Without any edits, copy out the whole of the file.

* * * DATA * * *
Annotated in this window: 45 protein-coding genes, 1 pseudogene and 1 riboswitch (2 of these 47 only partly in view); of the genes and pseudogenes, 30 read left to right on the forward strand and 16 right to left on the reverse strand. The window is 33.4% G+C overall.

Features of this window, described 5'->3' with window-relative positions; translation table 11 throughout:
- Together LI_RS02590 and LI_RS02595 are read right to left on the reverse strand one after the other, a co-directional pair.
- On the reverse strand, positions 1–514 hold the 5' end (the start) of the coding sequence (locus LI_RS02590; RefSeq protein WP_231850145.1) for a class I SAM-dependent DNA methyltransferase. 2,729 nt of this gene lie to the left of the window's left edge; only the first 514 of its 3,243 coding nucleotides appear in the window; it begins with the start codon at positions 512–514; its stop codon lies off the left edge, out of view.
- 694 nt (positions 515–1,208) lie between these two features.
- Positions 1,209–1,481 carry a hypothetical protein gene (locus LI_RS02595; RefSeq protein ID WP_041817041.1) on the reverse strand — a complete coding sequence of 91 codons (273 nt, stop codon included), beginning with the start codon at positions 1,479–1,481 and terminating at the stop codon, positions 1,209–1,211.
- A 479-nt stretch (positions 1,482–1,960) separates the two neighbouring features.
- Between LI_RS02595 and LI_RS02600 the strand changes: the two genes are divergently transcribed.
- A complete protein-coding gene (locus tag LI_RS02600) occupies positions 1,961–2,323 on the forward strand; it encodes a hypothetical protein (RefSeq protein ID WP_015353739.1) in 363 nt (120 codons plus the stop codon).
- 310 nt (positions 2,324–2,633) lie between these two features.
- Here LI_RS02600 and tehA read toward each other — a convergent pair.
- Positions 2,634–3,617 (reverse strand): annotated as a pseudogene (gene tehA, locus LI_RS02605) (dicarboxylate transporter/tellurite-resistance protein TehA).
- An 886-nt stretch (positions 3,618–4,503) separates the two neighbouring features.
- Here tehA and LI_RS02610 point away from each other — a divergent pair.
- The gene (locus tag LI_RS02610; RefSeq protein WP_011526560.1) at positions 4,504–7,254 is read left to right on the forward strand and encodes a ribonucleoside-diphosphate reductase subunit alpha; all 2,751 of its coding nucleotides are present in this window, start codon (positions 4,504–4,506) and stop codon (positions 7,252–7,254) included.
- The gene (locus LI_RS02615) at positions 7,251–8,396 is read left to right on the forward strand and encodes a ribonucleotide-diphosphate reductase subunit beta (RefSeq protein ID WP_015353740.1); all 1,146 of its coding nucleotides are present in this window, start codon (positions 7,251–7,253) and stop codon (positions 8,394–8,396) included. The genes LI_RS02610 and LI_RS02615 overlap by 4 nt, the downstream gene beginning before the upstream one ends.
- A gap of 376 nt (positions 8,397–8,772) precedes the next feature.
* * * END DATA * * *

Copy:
Annotated in this window: 45 protein-coding genes, 1 pseudogene and 1 riboswitch (2 of these 47 only partly in view); of the genes and pseudogenes, 30 read left to right on the forward strand and 16 right to left on the reverse strand. The window is 33.4% G+C overall.

Features of this window, described 5'->3' with window-relative positions; translation table 11 throughout:
- Together LI_RS02590 and LI_RS02595 are read right to left on the reverse strand one after the other, a co-directional pair.
- On the reverse strand, positions 1–514 hold the 5' end (the start) of the coding sequence (locus LI_RS02590; RefSeq protein WP_231850145.1) for a class I SAM-dependent DNA methyltransferase. 2,729 nt of this gene lie to the left of the window's left edge; only the first 514 of its 3,243 coding nucleotides appear in the window; it begins with the start codon at positions 512–514; its stop codon lies off the left edge, out of view.
- 694 nt (positions 515–1,208) lie between these two features.
- Positions 1,209–1,481 carry a hypothetical protein gene (locus LI_RS02595; RefSeq protein ID WP_041817041.1) on the reverse strand — a complete coding sequence of 91 codons (273 nt, stop codon included), beginning with the start codon at positions 1,479–1,481 and terminating at the stop codon, positions 1,209–1,211.
- A 479-nt stretch (positions 1,482–1,960) separates the two neighbouring features.
- Between LI_RS02595 and LI_RS02600 the strand changes: the two genes are divergently transcribed.
- A complete protein-coding gene (locus tag LI_RS02600) occupies positions 1,961–2,323 on the forward strand; it encodes a hypothetical protein (RefSeq protein ID WP_015353739.1) in 363 nt (120 codons plus the stop codon).
- 310 nt (positions 2,324–2,633) lie between these two features.
- Here LI_RS02600 and tehA read toward each other — a convergent pair.
- Positions 2,634–3,617 (reverse strand): annotated as a pseudogene (gene tehA, locus LI_RS02605) (dicarboxylate transporter/tellurite-resistance protein TehA).
- An 886-nt stretch (positions 3,618–4,503) separates the two neighbouring features.
- Here tehA and LI_RS02610 point away from each other — a divergent pair.
- The gene (locus tag LI_RS02610; RefSeq protein WP_011526560.1) at positions 4,504–7,254 is read left to right on the forward strand and encodes a ribonucleoside-diphosphate reductase subunit alpha; all 2,751 of its coding nucleotides are present in this window, start codon (positions 4,504–4,506) and stop codon (positions 7,252–7,254) included.
- The gene (locus LI_RS02615) at positions 7,251–8,396 is read left to right on the forward strand and encodes a ribonucleotide-diphosphate reductase subunit beta (RefSeq protein ID WP_015353740.1); all 1,146 of its coding nucleotides are present in this window, start codon (positions 7,251–7,253) and stop codon (positions 8,394–8,396) included. The genes LI_RS02610 and LI_RS02615 overlap by 4 nt, the downstream gene beginning before the upstream one ends.
- A gap of 376 nt (positions 8,397–8,772) precedes the next feature.